6. DNS Abuse

An endpoint should only send DNS requests of the correct size to the registered DNS servers. Monitoring for changes to the hosts file or the DNS configuration, excessive DNS traffic from a single endpoint (which implies data being smuggled through port 53), and DNS rebinding requests are only some of the approaches available for detecting DNS abuse.

7. Lure the Criminal In

You can use honeypots to identify threats without putting your production environment at risk by creating a “bait” account, file, share, system, or network. In theory, you would select the aspects of the environment you wish to mimic, build a virtual one to serve as the honeypot, and then make it accessible by leaving open ports that are vulnerable to attack, using weak passwords, and so on.

Future Trends in Threat Hunting

A. Advancements in Automation and Orchestration:

  • Automation and orchestration technologies will play a significant role in the future of threat hunting.
  • Advancements in automation will enable the efficient handling of repetitive and time-consuming tasks, allowing threat hunters to focus on higher-value activities.
  • Orchestration capabilities will streamline the coordination and integration of various security tools, workflows, and processes, improving the overall effectiveness and efficiency of threat-hunting operations.

B. Integration of Threat Hunting with Other Security Operations:

  • The future of threat hunting lies in its integration with other security operations, such as incident response, vulnerability management, and security analytics.
  • By sharing data, insights, and intelligence across these functions, organizations can establish a holistic security approach that maximizes threat detection and response capabilities.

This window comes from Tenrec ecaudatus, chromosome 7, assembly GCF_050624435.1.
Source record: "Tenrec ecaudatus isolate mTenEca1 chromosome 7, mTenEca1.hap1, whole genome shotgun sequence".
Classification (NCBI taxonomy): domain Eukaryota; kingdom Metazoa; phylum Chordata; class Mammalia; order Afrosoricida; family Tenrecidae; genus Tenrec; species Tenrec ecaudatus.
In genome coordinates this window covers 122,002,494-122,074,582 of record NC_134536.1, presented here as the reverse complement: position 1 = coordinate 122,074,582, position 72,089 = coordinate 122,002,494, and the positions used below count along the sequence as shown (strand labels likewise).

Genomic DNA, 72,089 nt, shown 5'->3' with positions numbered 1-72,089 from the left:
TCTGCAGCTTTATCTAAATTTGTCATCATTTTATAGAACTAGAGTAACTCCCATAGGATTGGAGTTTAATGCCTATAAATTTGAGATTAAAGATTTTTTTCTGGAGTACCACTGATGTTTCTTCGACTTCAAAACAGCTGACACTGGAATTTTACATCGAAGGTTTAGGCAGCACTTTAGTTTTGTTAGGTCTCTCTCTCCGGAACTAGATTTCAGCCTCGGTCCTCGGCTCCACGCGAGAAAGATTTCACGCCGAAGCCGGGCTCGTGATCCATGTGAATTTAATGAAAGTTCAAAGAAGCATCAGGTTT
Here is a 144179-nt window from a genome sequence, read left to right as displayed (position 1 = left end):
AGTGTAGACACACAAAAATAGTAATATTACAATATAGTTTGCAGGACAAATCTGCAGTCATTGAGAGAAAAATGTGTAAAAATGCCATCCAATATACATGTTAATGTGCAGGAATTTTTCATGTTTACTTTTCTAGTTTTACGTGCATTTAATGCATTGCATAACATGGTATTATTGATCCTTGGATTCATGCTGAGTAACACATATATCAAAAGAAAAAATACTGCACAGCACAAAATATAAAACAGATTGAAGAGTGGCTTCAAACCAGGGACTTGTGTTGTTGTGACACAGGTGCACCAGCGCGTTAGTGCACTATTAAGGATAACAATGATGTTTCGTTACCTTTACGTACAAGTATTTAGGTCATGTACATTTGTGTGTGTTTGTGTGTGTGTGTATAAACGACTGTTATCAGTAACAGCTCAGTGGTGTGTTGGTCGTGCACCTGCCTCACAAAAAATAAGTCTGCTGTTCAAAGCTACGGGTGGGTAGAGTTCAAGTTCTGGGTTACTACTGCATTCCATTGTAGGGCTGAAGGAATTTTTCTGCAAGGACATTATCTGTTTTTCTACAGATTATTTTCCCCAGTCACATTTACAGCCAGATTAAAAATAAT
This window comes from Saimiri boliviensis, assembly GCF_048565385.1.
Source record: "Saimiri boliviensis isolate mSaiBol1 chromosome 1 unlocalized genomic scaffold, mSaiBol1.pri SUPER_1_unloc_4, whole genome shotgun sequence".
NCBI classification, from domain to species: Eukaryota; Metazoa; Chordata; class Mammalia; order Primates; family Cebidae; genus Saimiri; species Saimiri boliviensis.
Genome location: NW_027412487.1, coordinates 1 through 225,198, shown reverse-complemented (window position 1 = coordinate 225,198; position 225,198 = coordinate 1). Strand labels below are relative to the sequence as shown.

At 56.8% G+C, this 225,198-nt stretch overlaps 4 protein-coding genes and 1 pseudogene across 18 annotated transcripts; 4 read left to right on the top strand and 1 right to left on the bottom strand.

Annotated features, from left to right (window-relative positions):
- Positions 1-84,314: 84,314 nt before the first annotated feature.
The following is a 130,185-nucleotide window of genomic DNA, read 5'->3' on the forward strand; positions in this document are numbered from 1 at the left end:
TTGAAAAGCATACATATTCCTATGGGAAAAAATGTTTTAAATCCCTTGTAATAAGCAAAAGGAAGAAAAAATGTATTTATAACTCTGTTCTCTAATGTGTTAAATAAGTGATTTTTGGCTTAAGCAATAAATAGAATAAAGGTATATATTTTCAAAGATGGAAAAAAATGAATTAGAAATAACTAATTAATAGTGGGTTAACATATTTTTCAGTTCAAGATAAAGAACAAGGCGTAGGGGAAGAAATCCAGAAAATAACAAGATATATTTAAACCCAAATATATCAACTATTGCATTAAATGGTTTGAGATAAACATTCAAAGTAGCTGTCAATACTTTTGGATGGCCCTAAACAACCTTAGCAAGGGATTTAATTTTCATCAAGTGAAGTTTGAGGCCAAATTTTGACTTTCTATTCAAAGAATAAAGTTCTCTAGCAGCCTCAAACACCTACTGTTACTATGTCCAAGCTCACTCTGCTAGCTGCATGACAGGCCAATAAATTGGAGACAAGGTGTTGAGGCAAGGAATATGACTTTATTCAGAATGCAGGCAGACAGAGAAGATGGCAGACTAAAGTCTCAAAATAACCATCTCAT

• Integrating threat hunting with other security operations will lead to better contextualization of threats, faster incident resolution, and improved overall security posture.

C. The Role of Artificial Intelligence and Machine Learning:

  • Artificial intelligence (AI) and machine learning (ML) will continue to revolutionize threat hunting.
  • AI and ML algorithms can analyze vast amounts of data, detect patterns, and identify anomalies, enabling more accurate and timely threat detection.
  • Machine learning models can adapt and learn from new threats, improving the effectiveness of threat hunting over time.
  • Natural language processing and image recognition will enhance the analysis and identification of threats in various forms, including sophisticated malware and social engineering attacks.

D. Emerging Threat Landscape and Proactive Hunting Strategies:

  • The threat landscape is constantly evolving, with new attack techniques and vectors emerging regularly.
  • Threat hunting must adapt to these changes by continuously evolving its strategies and techniques.
  • Proactive hunting strategies will focus on staying ahead of emerging threats, leveraging threat intelligence, and actively hunting for threats that may bypass traditional security controls.
  • Threat hunters will need to develop expertise in new areas, such as cloud security, Internet of Things (IoT) security, and emerging technologies, to effectively detect and respond to evolving threats.


Not every business can afford to implement a multi-layered security system that uses several technologies to protect against modern threats. Instead of waiting for automated detection, businesses may use log data and an appropriate cybersecurity solution to actively search for hazards. By allowing security teams to observe both leading and active indicators of assaults, threat hunting expedites the detection of threats. Threat hunting helps businesses reduce their attack surface by revealing weak spots in their defenses and providing insight into how attacks are carried out and how to patch them.